Bava Basra 114 - 120
Daughter Versus Granddaughter
|The Rule:||The Torah law of inheritance limits the power of a woman to inherit any part of her father's estate to a situation where she has no brothers. Anyone who is an heir passes along his right of inheritance to his own heir - a grandchild inherits the grandfather if the father has already passed away.|
|The Case:||A man has a son and a daughter. The son dies in his father's lifetime, leaving behind a daughter. When this man eventually dies he is survived by the aforementioned daughter and granddaughter. The granddaughter claims she is the sole heir because her aunt's power to inherit has been nullified by the existence of a male sibling heir or any of his survivors. The daughter claims a share of the inheritance because she is more closely related than the granddaughter. Who is right?|
|The Debate:||This was the subject of a great historical debate between the Talmudic Sages and the Tzedukim (Sadducees) who distorted Torah teaching through their literal misinterpretations of Chumash and through their faulty logic. When the Tzedukim attempted to establish a claim for the daughter they were forcefully challenged by Rabbi Yochanan ben Zakkai to explain their case. Only one of their older representatives managed to present any sort of argument and thus went his reasoning: "If a granddaughter, who is only connected to her grandfather through his son, has a claim to inheritance, then the daughter who is directly connected to her father should surely have a claim."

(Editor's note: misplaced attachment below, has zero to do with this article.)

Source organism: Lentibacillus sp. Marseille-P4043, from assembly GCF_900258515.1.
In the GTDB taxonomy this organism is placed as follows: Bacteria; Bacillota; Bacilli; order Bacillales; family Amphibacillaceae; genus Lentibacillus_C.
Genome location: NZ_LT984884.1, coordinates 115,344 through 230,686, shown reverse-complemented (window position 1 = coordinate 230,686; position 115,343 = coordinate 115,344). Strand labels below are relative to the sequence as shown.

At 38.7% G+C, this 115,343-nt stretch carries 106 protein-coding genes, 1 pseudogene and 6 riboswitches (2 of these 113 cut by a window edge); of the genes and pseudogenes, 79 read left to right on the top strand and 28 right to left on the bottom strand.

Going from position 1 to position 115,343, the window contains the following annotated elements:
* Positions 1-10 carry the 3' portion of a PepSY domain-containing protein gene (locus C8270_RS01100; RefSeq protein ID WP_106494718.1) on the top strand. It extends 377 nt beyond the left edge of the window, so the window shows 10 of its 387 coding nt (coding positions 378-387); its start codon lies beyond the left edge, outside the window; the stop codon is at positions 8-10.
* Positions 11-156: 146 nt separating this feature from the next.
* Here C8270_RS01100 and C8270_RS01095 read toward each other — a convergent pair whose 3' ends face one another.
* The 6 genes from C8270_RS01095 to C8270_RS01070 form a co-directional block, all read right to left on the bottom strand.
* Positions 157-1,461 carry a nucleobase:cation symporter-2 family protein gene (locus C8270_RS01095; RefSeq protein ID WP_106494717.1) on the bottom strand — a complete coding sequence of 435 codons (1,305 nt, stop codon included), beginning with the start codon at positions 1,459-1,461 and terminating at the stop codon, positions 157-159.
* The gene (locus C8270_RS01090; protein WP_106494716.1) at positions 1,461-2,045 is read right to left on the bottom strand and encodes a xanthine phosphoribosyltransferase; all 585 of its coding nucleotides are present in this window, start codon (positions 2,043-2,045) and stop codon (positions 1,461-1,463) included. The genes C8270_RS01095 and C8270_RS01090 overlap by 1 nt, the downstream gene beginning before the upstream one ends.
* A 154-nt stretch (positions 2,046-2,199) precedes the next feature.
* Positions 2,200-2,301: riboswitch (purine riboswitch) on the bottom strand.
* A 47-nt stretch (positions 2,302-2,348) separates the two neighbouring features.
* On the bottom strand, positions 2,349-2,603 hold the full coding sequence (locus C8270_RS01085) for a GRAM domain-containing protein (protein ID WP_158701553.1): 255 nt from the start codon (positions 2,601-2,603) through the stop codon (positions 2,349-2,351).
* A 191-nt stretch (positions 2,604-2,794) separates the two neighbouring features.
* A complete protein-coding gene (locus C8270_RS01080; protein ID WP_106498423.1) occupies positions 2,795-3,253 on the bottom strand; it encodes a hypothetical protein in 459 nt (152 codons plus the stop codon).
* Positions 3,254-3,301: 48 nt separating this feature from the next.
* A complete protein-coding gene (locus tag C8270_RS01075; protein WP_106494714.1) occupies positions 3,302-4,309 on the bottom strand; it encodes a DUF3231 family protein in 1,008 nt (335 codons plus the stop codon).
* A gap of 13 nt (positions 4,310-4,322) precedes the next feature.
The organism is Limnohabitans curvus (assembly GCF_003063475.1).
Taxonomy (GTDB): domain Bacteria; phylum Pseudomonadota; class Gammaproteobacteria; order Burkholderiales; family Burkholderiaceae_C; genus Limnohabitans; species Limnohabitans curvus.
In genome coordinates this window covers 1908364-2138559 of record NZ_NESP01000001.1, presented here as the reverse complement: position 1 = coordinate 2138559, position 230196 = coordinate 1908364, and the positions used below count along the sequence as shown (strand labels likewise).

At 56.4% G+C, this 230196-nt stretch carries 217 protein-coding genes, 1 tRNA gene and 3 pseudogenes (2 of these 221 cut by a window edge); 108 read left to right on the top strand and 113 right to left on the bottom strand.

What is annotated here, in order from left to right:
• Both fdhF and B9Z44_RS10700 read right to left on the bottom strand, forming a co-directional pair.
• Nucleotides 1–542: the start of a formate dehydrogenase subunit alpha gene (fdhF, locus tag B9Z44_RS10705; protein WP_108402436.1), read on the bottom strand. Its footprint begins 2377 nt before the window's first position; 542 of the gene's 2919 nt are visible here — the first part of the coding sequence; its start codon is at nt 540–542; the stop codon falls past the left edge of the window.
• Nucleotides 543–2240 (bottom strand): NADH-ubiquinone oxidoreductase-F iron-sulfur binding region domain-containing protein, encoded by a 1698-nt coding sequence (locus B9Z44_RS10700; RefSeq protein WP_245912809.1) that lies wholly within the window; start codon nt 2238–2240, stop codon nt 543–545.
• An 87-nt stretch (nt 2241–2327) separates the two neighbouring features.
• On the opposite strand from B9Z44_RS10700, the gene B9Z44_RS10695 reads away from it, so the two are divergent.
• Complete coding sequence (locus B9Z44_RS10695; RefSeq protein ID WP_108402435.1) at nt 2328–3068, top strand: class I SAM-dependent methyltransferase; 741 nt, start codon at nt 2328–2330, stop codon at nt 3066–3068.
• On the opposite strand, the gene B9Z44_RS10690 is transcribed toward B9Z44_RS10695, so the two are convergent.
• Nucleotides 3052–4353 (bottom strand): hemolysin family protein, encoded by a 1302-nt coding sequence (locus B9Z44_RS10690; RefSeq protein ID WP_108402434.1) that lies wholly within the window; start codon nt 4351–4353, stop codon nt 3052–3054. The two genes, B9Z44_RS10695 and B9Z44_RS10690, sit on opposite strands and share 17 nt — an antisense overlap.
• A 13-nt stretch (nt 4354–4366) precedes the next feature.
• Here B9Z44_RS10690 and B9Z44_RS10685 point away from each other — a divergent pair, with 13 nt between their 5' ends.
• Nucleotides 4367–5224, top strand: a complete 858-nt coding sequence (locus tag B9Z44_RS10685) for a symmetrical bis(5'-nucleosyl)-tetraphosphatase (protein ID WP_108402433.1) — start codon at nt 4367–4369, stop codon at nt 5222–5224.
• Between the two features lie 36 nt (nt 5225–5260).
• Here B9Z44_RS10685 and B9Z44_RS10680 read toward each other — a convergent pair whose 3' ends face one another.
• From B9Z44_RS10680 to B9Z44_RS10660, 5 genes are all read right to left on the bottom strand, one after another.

Rabbi Yochanan ben Zakkai dismissed this argument as a foolish effort to challenge Torah Law as handed down by tradition. "A granddaughter has the power to inherit her grandfather," he pointed out, "even when there are sons - her uncles - as heirs. (The daughters of Tzlofchad shared with their uncles, the sons of Chefer, in the inheritance of their grandfather Chefer.) But a daughter has no share in the inheritance when she has a brother. (The daughters of Chefer had no share with their brothers.) Just as she is eliminated from the inheritance by her brother so too is she eliminated by her brother's survivor, male or female."
The Tzedukim accepted the Sage's argument, and that day, the 24th day of Teves, was established as a minor holiday to celebrate the re-establishment of that oral law of inheritance.
- Bava Basra 115b
Asleep But Alive
"Hadad in Egypt heard that David reposed with his ancestors and that Yoav, the military commander had died..."(Melachim I, 11:21)
Why, asked Rabbi Pinchas ben Chama, is King David's passing described as "repose" while that of Yoav as "death"?
David left behind a son who was worthy of being his successor and therefore is considered only to be asleep since his life's work is perpetrated by his successor. Yoav, who left behind no son worthy of being his successor, is described in the definitive term of death.
- Bava Basra 116a